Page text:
Portrait by Rembrandt Peale, circa 1795.
The marker was placed in 1992 by the Sumter's Home Chapter. The photo was taken by Katherine Bjerken Barrett from Sumter's Home Chapter.

He later joined the Virginia militia and served as a sergeant during the Cherokee War of 1760–1761. In 1762 he accompanied three Cherokee leaders, including Ostenaco, along with Lieutenant Henry Timberlake to London to meet with King George III.  

During the Revolutionary War Sumter acquired the nickname “Carolina Gamecock” for his fierce fighting tactics. Cornwallis described him as his “greatest plague.” Sumter is credited with harassing the troops of Gen. Cornwallis to the point where Cornwallis turned north to Virginia and Yorktown where he ultimately surrendered. Thomas Sumter was the last surviving General of the Revolution dying at the age of 97 in 1832

After the United States gained independence Thomas Sumter was elected to the United States House of Representatives from 1789–1793 and 1797–1801 when he was elected to the United States Senate. He served from 1801 to 1810, when he retired to live on his plantation “South Mount” near Stateburg South Carolina, where he died on June 1, 1832. Brigadier General Thomas Sumter is buried at Thomas Sumter Memorial Park, Sumter County, South Carolina.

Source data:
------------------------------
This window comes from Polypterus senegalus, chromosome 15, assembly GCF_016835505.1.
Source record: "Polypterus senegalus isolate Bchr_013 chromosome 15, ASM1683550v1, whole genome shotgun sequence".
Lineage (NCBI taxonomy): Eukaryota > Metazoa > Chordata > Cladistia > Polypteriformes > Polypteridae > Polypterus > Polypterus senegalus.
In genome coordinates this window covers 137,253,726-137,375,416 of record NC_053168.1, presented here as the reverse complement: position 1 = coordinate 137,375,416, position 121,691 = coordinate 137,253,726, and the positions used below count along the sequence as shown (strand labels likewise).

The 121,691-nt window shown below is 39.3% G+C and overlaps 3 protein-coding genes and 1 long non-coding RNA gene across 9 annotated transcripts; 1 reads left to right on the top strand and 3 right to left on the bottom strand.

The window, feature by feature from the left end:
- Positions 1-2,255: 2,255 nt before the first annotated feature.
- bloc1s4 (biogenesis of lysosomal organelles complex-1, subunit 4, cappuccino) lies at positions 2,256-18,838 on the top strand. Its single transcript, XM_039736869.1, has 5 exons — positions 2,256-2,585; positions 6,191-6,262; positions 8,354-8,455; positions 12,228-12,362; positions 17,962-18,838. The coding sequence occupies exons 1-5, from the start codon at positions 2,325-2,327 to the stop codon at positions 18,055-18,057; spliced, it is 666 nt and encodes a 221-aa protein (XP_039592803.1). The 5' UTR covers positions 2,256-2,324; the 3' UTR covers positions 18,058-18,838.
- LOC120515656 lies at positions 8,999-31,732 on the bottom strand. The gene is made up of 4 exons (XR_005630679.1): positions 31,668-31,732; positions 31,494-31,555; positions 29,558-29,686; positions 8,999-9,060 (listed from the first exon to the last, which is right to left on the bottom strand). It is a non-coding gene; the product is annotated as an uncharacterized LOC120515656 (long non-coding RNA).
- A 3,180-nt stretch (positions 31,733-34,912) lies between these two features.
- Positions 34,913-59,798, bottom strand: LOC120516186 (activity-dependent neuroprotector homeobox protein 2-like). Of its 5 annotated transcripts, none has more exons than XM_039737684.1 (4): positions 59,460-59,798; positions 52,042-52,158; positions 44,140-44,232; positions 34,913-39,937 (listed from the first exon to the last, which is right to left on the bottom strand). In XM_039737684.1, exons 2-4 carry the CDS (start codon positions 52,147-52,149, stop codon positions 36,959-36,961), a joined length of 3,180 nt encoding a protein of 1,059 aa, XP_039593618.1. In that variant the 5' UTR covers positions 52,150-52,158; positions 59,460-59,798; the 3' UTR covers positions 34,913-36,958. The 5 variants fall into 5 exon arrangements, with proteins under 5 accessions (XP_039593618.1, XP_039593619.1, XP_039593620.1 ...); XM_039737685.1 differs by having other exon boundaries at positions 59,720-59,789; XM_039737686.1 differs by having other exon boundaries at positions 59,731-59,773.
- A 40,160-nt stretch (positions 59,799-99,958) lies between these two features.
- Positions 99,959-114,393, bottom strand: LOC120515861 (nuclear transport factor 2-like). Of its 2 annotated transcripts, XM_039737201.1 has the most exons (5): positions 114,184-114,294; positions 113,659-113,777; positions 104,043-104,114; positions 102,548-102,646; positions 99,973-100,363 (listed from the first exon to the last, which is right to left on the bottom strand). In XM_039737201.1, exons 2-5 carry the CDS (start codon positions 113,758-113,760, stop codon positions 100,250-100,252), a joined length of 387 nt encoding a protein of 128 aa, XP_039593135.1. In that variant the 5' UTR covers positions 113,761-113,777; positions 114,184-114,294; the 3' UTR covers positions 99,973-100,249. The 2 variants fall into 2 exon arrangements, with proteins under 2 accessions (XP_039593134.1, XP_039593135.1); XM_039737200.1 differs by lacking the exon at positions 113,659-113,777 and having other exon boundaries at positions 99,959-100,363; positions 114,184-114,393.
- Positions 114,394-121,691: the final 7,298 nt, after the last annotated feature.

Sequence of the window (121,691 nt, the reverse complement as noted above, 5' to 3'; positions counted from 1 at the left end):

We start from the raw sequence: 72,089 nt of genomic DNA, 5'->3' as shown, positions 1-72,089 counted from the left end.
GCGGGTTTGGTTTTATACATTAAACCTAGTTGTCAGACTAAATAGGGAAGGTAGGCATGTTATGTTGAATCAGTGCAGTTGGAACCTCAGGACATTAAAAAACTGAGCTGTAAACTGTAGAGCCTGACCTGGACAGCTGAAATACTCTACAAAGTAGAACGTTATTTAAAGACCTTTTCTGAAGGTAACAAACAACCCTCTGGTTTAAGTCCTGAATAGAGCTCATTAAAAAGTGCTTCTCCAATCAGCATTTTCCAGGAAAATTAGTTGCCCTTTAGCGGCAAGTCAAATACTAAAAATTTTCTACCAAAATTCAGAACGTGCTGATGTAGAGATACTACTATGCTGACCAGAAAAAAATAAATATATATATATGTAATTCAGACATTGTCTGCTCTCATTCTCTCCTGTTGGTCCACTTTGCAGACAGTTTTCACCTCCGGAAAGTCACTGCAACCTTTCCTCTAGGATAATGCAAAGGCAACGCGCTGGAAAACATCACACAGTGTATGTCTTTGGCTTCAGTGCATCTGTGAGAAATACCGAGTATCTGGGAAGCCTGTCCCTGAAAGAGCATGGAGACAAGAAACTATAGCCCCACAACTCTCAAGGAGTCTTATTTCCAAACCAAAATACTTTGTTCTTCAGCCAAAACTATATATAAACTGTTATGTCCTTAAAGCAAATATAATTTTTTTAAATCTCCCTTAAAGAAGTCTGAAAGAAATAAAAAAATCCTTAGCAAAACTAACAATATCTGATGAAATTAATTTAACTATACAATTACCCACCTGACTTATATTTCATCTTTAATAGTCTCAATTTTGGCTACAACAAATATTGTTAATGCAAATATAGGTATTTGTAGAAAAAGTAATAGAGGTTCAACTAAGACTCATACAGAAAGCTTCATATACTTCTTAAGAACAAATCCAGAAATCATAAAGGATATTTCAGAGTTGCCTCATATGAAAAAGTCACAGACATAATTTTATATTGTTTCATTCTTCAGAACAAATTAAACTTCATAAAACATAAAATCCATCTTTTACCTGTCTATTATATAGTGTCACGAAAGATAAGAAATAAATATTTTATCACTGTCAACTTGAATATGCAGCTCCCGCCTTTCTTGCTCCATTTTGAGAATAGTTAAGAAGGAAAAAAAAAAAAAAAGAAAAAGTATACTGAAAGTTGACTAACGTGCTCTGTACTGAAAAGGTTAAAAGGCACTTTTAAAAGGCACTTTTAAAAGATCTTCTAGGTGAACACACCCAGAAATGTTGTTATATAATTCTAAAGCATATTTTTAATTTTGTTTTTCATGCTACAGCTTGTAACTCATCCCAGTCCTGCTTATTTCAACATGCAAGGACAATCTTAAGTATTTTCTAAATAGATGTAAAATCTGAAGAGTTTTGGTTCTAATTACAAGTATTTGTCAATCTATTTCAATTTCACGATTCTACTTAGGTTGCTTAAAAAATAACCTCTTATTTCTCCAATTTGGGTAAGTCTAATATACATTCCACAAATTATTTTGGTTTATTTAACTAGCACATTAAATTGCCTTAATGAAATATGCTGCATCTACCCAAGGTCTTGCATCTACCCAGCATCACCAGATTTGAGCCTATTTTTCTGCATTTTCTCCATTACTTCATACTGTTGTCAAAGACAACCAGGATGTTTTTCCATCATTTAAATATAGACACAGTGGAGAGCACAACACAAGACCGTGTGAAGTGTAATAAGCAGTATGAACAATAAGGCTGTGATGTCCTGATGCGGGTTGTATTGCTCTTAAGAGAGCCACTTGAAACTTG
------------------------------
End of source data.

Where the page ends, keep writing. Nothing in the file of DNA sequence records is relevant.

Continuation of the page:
Fort Sumter in Charleston Harbor, planned after the War of 1812, was named in his honor. The shots initiating the American Civil War were fired at the Battle of Fort Sumter. Sumter Counties in Alabama, Florida, Georgia and South Carolina are named in his honor.

Thomas Sumter was one of the real-life historical inspirations for Mel Gibson’s character, Benjamin Martin, in the 2000 movie, “The Patriot.” Although a fictional story, the movie is based on the exploits of Thomas Sumter and several American patriots including the Francis Marion, also known as the “Swamp Fox,” Daniel Morgan, Elijah Clark and Andrew Pickens.